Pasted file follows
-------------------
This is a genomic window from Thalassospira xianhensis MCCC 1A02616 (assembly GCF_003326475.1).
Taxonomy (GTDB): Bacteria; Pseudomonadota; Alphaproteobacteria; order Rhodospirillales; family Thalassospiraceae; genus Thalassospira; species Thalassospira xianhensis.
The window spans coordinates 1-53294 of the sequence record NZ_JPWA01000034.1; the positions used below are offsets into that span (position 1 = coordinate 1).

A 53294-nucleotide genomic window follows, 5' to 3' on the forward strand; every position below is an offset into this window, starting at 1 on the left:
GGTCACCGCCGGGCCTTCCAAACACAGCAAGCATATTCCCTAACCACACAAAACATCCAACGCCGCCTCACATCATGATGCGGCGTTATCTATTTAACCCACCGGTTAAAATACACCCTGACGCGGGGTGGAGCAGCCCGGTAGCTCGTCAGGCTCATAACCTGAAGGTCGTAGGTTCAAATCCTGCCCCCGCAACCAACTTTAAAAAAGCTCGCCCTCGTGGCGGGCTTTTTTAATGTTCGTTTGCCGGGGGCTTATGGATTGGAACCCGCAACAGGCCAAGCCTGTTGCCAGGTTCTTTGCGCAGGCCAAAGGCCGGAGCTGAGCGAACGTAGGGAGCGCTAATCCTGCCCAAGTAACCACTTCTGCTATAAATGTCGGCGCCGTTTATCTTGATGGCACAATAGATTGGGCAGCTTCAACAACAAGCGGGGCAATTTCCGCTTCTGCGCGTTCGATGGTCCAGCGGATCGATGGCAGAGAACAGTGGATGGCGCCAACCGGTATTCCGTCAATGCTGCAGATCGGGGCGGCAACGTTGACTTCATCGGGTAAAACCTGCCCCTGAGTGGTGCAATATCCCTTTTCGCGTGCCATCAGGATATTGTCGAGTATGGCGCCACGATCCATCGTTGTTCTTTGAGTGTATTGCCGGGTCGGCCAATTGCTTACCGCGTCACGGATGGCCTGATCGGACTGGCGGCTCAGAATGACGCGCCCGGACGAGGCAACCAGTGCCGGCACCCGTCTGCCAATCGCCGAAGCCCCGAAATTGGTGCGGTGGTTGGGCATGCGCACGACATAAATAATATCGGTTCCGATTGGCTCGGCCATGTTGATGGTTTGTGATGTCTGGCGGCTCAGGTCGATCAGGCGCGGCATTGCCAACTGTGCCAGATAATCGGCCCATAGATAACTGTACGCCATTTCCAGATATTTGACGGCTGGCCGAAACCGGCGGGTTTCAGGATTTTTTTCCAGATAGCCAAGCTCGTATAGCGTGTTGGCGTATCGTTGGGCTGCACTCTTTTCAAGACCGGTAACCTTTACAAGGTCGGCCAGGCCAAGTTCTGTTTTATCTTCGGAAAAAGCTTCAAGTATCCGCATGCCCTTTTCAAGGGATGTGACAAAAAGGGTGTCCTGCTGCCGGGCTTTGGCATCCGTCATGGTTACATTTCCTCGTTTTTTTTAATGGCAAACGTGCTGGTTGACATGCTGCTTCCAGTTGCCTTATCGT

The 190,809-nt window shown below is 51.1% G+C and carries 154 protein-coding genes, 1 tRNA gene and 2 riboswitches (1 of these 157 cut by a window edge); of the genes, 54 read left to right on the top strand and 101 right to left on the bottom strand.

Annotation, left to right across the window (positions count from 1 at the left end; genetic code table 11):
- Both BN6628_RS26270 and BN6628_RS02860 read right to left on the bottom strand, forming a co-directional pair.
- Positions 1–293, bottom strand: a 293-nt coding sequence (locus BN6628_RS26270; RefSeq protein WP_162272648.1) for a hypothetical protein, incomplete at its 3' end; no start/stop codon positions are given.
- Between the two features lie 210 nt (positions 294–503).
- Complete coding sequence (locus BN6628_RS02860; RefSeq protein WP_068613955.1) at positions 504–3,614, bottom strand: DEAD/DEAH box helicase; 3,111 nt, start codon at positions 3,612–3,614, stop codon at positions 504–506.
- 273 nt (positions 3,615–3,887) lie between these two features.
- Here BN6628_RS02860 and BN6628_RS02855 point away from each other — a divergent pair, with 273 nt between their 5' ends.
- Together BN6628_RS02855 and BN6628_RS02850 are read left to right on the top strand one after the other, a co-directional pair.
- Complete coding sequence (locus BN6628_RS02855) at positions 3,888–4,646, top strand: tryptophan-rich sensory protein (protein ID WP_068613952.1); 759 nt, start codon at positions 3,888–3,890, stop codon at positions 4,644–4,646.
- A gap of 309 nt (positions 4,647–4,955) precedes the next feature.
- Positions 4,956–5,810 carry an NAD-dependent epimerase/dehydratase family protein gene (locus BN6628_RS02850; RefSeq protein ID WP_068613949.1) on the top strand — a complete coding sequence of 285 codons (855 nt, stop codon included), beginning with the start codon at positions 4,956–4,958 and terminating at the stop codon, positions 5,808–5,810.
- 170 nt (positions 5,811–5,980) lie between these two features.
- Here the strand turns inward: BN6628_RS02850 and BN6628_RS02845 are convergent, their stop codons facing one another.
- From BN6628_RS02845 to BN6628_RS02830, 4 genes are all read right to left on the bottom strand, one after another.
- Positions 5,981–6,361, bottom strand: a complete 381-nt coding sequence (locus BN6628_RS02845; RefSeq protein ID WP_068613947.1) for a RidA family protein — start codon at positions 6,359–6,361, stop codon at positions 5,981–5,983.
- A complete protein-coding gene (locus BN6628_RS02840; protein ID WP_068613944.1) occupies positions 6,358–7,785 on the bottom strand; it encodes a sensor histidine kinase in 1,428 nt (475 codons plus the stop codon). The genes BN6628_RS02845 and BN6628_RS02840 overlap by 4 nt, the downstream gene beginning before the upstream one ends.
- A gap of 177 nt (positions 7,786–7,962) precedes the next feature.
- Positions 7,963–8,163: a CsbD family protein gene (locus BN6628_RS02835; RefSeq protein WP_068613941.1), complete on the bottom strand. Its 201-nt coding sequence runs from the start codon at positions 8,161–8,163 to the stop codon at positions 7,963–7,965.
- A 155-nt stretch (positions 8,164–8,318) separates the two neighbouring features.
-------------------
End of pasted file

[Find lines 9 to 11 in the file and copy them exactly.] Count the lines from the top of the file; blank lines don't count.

- Positions 1–293, bottom strand: a 293-nt coding sequence (locus BN6628_RS26270; RefSeq protein WP_162272648.1) for a hypothetical protein, incomplete at its 3' end; no start/stop codon positions are given.
- Between the two features lie 210 nt (positions 294–503).
- Complete coding sequence (locus BN6628_RS02860; RefSeq protein WP_068613955.1) at positions 504–3,614, bottom strand: DEAD/DEAH box helicase; 3,111 nt, start codon at positions 3,612–3,614, stop codon at positions 504–506.